D.C. Attorney General Peter Nickles is blasting a complaint against D.C. Public Schools Chancellor Michelle Rhee as "baseless" in its claims that Rhee broke D.C. law by crafting a lucrative teacher contract.

The complaint was filed with the city's Office of Campaign Finance in June by Robert Vinson Brannum, a reliable Rhee antagonist and president of the D.C. Federation of Civic Associations. It charges that Rhee violated city law and standards of conduct when she "solicited or accepted private funding to support certain provisions of" the school system's contract, passed in late June by the D.C. Council.

The $1.4 billion contract, which is partially funded by nearly $65 million in private donations from four foundations, grants teachers a 22 percent salary raise through 2012, retroactive to 2007. It also lays the foundation for teachers to be paid large bonuses depending on their successes in the classroom.

The Office of Campaign Finance deemed Brannum's complaint worrisome enough to open an investigation in early June.

Brannum's point of contention rests on the private funders' provision that they reserve the right to reconsider their funding commitments if Rhee leaves D.C. Public Schools. That clause, he said, amounts to Rhee using her influence, and the city's need for cash, to hold on to her job.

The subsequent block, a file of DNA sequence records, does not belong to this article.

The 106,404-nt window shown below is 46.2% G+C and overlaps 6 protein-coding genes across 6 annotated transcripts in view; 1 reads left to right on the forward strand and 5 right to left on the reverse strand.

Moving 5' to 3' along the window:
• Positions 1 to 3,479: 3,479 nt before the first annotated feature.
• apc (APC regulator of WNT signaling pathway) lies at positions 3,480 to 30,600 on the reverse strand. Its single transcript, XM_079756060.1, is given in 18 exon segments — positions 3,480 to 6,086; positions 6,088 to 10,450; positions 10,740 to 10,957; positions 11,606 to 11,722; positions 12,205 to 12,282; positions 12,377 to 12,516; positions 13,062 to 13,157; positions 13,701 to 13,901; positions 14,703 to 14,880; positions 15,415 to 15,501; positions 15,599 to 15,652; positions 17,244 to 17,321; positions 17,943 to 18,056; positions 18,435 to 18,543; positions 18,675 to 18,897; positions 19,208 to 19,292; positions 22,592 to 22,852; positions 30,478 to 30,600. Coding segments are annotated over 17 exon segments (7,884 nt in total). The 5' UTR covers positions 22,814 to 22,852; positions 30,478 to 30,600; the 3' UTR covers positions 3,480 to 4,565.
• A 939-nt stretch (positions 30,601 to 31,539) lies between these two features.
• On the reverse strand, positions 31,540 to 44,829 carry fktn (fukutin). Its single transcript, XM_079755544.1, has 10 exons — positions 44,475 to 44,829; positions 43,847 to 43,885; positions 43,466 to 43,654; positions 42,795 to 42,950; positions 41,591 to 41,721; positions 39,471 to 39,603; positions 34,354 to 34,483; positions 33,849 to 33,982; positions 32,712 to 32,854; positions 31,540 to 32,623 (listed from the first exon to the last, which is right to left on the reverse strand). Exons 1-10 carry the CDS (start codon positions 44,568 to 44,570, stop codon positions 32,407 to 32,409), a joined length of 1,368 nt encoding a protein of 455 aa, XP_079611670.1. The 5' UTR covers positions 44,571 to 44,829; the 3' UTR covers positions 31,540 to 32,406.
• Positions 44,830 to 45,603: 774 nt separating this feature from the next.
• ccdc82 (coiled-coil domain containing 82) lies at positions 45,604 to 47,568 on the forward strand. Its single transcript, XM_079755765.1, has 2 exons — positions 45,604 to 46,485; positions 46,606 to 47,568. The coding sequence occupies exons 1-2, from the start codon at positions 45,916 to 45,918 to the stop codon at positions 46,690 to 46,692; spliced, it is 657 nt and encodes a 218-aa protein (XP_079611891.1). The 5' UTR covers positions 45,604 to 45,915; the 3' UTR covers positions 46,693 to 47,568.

Not so, said Nickles, who has been nearly as reliably pro-Rhee as Brannum has been against her.

The complaint "is wrong on the facts and wrong on the law," Nickles wrote in an opinion.

In fact, he said, Rhee would have preferred that the private foundations did not include that clause since it initially prevented the city's chief financial officer from certifying the contract as financially viable.

In addition, Nickles reiterated the funders' contention that such "leadership clauses" are common in grant commitments.

"Chancellor Rhee simply sought private funding to support compensation for teachers at a level that they deserve but that the District cannot afford in the current fiscal environment," he wrote. "There was nothing in it for her."

The final decision, and Brannum's last hope, rests with Cecily Collier-Montgomery, director of the Office of Campaign Finance.

"The D.C. Office of Campaign Finance reviewed my request and made a determination to open a full investigation of Chancellor Rhee," Brannum wrote in an e-mail. "I will await the decision from the Office of Campaign Finance."